It should be also noted a wide geographical spread in African involvement in farm activities. In the different types of municipality investigated in this study (agricultural, manufacturing, service-oriented, and tourism centres), the African presence in farm work was considerably higher than the importance of this sector in local economies. Thus, in agricultural 'towns', farming gave employment to 31.3% at the 1991 Census population, but provided jobs for 52.9% of interviewed African workers. Over-representation was even more marked elsewhere, with the proportion of Africans in farming at twice the percentage in the total workforce in manufacturing towns, seven times the rate in tourism centres and 10 times the rate in 'other services' municipalities. This highlights that African employment in farming is widespread, regardless of the local economic base.


Africans mainly undertake short-term seasonal farm work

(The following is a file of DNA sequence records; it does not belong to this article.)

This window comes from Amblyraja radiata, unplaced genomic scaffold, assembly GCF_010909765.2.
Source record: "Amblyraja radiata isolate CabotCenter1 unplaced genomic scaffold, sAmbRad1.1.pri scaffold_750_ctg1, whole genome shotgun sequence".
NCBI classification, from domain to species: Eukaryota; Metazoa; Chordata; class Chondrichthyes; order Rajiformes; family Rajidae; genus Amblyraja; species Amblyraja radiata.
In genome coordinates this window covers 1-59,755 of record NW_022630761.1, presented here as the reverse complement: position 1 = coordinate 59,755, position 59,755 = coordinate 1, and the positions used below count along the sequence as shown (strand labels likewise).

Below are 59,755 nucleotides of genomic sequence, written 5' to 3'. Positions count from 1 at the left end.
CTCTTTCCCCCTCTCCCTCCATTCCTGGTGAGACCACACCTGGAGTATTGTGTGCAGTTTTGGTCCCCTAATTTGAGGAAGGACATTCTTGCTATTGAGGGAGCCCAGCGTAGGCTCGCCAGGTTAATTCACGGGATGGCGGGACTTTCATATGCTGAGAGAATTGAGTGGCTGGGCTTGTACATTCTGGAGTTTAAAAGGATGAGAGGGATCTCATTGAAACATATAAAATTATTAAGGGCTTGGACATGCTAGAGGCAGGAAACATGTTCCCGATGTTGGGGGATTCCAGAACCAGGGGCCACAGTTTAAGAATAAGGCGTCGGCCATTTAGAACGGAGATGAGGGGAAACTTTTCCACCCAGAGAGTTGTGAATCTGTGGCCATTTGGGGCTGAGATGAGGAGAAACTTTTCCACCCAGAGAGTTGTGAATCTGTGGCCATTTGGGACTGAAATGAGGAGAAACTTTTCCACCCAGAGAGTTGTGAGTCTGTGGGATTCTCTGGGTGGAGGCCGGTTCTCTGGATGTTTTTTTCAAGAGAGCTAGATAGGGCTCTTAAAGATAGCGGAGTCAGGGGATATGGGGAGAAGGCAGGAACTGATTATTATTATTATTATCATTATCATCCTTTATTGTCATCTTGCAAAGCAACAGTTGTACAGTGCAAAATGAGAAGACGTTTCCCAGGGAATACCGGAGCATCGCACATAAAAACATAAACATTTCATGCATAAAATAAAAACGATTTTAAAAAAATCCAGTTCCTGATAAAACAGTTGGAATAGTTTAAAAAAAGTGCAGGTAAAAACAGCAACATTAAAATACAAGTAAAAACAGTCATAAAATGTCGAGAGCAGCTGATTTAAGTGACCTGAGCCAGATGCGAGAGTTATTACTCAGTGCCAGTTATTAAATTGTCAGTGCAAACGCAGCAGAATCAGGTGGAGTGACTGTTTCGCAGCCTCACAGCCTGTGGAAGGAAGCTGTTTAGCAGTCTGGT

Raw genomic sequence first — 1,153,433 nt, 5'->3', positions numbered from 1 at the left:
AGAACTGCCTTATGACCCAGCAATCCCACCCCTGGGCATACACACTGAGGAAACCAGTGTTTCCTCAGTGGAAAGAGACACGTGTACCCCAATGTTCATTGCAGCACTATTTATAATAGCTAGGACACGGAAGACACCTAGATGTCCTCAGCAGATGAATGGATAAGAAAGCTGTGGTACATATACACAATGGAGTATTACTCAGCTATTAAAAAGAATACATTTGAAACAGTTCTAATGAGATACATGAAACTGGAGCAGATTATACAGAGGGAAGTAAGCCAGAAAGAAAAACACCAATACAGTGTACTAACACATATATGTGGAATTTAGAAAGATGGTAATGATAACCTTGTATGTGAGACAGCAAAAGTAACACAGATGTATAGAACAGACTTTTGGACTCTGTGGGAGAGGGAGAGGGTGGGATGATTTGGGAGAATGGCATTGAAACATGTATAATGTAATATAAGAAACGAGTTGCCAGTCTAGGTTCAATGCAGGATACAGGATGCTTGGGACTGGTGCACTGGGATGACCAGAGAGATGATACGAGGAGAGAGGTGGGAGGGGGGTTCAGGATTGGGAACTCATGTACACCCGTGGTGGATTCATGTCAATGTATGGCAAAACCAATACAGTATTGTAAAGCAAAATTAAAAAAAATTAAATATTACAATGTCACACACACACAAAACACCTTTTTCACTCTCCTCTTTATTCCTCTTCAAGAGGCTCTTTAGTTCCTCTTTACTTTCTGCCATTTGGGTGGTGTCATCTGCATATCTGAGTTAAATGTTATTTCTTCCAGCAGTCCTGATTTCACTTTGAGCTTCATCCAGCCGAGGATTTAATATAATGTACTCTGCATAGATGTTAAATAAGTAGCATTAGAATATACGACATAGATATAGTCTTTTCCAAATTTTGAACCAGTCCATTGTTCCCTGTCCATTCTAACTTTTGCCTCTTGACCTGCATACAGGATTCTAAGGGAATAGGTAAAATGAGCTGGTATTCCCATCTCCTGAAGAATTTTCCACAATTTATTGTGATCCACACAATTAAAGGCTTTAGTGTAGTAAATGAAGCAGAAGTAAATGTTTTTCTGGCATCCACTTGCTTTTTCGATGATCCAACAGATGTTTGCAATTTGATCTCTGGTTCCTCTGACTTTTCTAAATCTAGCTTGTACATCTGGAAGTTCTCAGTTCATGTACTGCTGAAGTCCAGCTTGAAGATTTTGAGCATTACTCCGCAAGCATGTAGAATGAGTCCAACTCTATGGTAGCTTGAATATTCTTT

However most of the farm jobs were of seasonal nature. As an example, only 38 out of 99 who reported that they had worked in Spanish farming were doing agricultural work at their interview. Moreover, only five of the 38 interviewed Africans who were working in farming at the time of their interview had a permanent contract. Certainly this is partly due to the seasonality of farm production in Mediterranean Spain. For instance, in Girona the fruit picking season runs from July to September, after which the farm workforce is reduced, with continuing employees mainly charged with the maintenance of fields and farm buildings. Illustrative of this is the case of a tenant farmer with a 40 hectare holding (the average size for the province was 28.1 ha. in 1989; Instituto Nacional de Estadística, 1991), with 30 hectares under fruit and the other 10 under cereals. This farmer stated that he had three permanent, year-round employees (the foreman, a Spanish national, and two skilled workers, one Spanish, the other African), with a further three African workers on 'temporary contracts'. Regardless of the length of their contract, these six were employed all year round on the farm. At the end of April, five more workers were employed to eliminate bloom on trees, to encourage fruit growth. These five stayed from April until the end of October, helping with successive harvests (first peaches, then pears, and finally apples). Extra workers were employed for each of these three harvests (9-10 for the peach campaign, around 15 for pears and 25-27 for apples). In the apple season, there were about 35 employees in the farm.